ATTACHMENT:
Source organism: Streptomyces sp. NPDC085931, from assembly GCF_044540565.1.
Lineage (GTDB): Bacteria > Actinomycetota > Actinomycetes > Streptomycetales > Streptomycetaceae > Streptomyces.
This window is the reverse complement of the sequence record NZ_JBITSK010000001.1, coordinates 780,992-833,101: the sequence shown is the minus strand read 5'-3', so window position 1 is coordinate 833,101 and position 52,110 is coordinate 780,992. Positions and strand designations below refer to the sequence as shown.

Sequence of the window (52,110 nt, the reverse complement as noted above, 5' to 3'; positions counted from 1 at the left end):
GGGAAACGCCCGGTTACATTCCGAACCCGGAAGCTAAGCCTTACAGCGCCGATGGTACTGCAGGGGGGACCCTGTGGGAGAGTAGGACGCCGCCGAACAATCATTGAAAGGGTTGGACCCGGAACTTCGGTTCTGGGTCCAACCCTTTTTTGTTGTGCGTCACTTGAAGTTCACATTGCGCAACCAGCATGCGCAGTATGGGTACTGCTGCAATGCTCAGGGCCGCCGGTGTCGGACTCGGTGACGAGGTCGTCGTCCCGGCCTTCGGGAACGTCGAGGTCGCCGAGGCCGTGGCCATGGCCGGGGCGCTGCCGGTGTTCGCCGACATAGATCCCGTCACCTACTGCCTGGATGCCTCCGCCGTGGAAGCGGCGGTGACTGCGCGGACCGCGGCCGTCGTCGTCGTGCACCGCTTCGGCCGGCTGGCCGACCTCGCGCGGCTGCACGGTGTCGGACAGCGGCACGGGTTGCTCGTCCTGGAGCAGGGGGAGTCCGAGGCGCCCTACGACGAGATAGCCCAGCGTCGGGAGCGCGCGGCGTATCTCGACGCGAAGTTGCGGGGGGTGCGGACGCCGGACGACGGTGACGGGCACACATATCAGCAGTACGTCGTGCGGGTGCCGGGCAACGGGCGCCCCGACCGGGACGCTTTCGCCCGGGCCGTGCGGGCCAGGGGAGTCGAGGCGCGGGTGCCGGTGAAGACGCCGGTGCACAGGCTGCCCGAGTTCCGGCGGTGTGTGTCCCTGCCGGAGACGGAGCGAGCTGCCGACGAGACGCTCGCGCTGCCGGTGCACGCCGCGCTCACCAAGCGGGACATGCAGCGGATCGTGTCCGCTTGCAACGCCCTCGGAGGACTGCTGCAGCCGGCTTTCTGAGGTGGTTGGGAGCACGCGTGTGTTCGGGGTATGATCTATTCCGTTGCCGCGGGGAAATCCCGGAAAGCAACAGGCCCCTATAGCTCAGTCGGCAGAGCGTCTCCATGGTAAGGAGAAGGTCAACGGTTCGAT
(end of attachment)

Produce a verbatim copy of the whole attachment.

Source organism: Streptomyces sp. NPDC085931, from assembly GCF_044540565.1.
Lineage (GTDB): Bacteria > Actinomycetota > Actinomycetes > Streptomycetales > Streptomycetaceae > Streptomyces.
This window is the reverse complement of the sequence record NZ_JBITSK010000001.1, coordinates 780,992-833,101: the sequence shown is the minus strand read 5'-3', so window position 1 is coordinate 833,101 and position 52,110 is coordinate 780,992. Positions and strand designations below refer to the sequence as shown.

Sequence of the window (52,110 nt, the reverse complement as noted above, 5' to 3'; positions counted from 1 at the left end):
GGGAAACGCCCGGTTACATTCCGAACCCGGAAGCTAAGCCTTACAGCGCCGATGGTACTGCAGGGGGGACCCTGTGGGAGAGTAGGACGCCGCCGAACAATCATTGAAAGGGTTGGACCCGGAACTTCGGTTCTGGGTCCAACCCTTTTTTGTTGTGCGTCACTTGAAGTTCACATTGCGCAACCAGCATGCGCAGTATGGGTACTGCTGCAATGCTCAGGGCCGCCGGTGTCGGACTCGGTGACGAGGTCGTCGTCCCGGCCTTCGGGAACGTCGAGGTCGCCGAGGCCGTGGCCATGGCCGGGGCGCTGCCGGTGTTCGCCGACATAGATCCCGTCACCTACTGCCTGGATGCCTCCGCCGTGGAAGCGGCGGTGACTGCGCGGACCGCGGCCGTCGTCGTCGTGCACCGCTTCGGCCGGCTGGCCGACCTCGCGCGGCTGCACGGTGTCGGACAGCGGCACGGGTTGCTCGTCCTGGAGCAGGGGGAGTCCGAGGCGCCCTACGACGAGATAGCCCAGCGTCGGGAGCGCGCGGCGTATCTCGACGCGAAGTTGCGGGGGGTGCGGACGCCGGACGACGGTGACGGGCACACATATCAGCAGTACGTCGTGCGGGTGCCGGGCAACGGGCGCCCCGACCGGGACGCTTTCGCCCGGGCCGTGCGGGCCAGGGGAGTCGAGGCGCGGGTGCCGGTGAAGACGCCGGTGCACAGGCTGCCCGAGTTCCGGCGGTGTGTGTCCCTGCCGGAGACGGAGCGAGCTGCCGACGAGACGCTCGCGCTGCCGGTGCACGCCGCGCTCACCAAGCGGGACATGCAGCGGATCGTGTCCGCTTGCAACGCCCTCGGAGGACTGCTGCAGCCGGCTTTCTGAGGTGGTTGGGAGCACGCGTGTGTTCGGGGTATGATCTATTCCGTTGCCGCGGGGAAATCCCGGAAAGCAACAGGCCCCTATAGCTCAGTCGGCAGAGCGTCTCCATGGTAAGGAGAAGGTCAACGGTTCGAT